A restraining order is a court order requiring one person to stop harming another. It restrains the harmful conduct in order to protect the victim. That's why it's also called a protective order. Because abuse comes in so many different forms, most states have more than one type of order. In Kentucky, there are several different orders available from the court. Two relate to domestic violence. Both an emergency protective order and a domestic violence protective order in Kentucky protect against abuse by someone in a close relationship with the victim. An interpersonal protective order is intended to stop abuse by someone in a less close relationship with the victim or, in some cases, a stranger. It is possible to get an emergency interpersonal protective order, as well.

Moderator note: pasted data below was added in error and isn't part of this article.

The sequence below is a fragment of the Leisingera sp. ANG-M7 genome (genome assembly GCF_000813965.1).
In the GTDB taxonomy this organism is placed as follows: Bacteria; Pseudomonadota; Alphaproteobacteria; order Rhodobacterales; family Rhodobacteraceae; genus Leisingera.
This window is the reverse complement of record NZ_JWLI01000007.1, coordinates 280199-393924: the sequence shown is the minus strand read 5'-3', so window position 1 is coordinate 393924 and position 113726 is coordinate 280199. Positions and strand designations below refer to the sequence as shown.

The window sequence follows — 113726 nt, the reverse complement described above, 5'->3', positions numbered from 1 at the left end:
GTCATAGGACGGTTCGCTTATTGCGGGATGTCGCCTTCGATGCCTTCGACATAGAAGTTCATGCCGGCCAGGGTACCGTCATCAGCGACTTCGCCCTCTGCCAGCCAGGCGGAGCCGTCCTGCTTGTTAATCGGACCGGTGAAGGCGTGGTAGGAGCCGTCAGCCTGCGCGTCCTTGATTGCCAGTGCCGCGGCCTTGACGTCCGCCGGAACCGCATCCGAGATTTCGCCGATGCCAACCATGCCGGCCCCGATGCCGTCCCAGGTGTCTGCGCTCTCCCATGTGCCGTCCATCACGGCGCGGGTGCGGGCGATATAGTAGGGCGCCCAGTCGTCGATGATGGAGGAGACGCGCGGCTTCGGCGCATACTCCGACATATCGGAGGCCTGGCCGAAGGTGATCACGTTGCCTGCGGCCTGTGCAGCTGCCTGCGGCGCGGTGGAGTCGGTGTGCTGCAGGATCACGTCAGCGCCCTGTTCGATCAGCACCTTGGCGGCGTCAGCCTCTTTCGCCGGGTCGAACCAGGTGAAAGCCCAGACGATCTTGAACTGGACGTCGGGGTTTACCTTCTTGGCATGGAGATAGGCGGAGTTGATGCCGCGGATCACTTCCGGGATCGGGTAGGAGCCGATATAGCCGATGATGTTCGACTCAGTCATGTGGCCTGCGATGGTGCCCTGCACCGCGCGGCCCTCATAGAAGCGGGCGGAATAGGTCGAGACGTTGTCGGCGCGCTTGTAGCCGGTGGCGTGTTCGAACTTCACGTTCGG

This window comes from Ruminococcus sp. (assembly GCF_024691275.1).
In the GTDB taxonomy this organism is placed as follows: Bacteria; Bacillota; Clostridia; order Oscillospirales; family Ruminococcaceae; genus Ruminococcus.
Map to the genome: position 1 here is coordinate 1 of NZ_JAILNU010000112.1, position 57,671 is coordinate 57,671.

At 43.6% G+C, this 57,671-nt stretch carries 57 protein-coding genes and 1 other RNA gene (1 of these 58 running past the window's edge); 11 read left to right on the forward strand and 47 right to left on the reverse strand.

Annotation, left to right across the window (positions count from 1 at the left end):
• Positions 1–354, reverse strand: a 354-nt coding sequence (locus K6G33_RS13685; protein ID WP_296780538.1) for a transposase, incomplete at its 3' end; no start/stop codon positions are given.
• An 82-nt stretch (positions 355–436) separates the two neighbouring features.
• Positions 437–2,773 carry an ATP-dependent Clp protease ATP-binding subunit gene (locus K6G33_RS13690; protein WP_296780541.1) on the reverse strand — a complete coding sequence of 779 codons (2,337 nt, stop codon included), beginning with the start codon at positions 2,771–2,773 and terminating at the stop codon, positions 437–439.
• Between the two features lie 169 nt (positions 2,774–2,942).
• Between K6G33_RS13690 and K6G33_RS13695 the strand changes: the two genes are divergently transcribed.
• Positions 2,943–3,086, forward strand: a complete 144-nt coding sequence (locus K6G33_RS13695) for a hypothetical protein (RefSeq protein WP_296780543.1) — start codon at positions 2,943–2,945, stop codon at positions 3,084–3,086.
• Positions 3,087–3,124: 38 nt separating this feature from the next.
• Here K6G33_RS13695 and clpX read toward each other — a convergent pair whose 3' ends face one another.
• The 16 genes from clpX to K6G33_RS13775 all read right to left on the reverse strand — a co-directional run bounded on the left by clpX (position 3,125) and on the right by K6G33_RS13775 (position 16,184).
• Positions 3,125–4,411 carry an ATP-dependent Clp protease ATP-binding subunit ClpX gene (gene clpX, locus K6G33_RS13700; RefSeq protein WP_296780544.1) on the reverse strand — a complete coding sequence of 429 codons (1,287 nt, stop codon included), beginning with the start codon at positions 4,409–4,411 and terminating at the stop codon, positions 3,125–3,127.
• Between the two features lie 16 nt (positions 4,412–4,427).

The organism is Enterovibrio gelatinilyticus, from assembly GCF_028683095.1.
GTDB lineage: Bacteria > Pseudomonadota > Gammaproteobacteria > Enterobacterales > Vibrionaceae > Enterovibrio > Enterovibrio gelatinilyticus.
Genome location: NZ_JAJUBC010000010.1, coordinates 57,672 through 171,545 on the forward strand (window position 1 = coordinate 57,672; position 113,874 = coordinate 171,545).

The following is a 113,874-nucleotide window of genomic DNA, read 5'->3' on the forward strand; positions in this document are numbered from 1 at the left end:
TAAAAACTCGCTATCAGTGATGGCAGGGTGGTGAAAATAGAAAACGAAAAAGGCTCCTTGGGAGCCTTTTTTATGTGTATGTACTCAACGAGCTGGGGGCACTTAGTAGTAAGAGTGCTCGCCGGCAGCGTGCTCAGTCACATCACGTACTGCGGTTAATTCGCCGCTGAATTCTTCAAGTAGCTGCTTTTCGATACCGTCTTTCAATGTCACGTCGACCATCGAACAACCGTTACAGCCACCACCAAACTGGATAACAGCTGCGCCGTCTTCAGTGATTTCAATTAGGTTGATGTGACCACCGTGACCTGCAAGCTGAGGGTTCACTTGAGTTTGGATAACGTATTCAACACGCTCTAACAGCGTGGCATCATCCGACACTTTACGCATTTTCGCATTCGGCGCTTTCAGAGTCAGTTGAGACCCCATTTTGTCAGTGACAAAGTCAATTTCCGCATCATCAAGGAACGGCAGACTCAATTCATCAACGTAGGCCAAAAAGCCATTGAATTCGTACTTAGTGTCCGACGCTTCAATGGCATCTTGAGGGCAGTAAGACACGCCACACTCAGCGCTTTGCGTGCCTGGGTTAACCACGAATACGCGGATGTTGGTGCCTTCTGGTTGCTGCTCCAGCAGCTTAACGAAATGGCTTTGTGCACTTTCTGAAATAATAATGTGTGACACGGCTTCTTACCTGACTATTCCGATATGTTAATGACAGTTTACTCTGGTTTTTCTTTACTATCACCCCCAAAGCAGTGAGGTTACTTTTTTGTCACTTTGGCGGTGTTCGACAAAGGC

Emergency Protective Order in Kentucky
An emergency protective order in Kentucky is also called an EPO or an EPO order. It is the first restraining order issued in many domestic violence cases, since often victims of this type of violence do not seek help until they feel afraid that they or their kids are in immediate danger of injury from an abuser. An EPO for domestic violence is an emergency order issued by the court before it contacts or hears from the alleged abuser. It is issued ex parte, which means without any notice to or input from the person accused of abuse. These EPOs are normally valid only until the court can schedule and hold a formal hearing with notice to both sides and an opportunity to be heard. At that point, a Domestic Violence Order can be issued, replacing the EPO with an order valid for up to three years.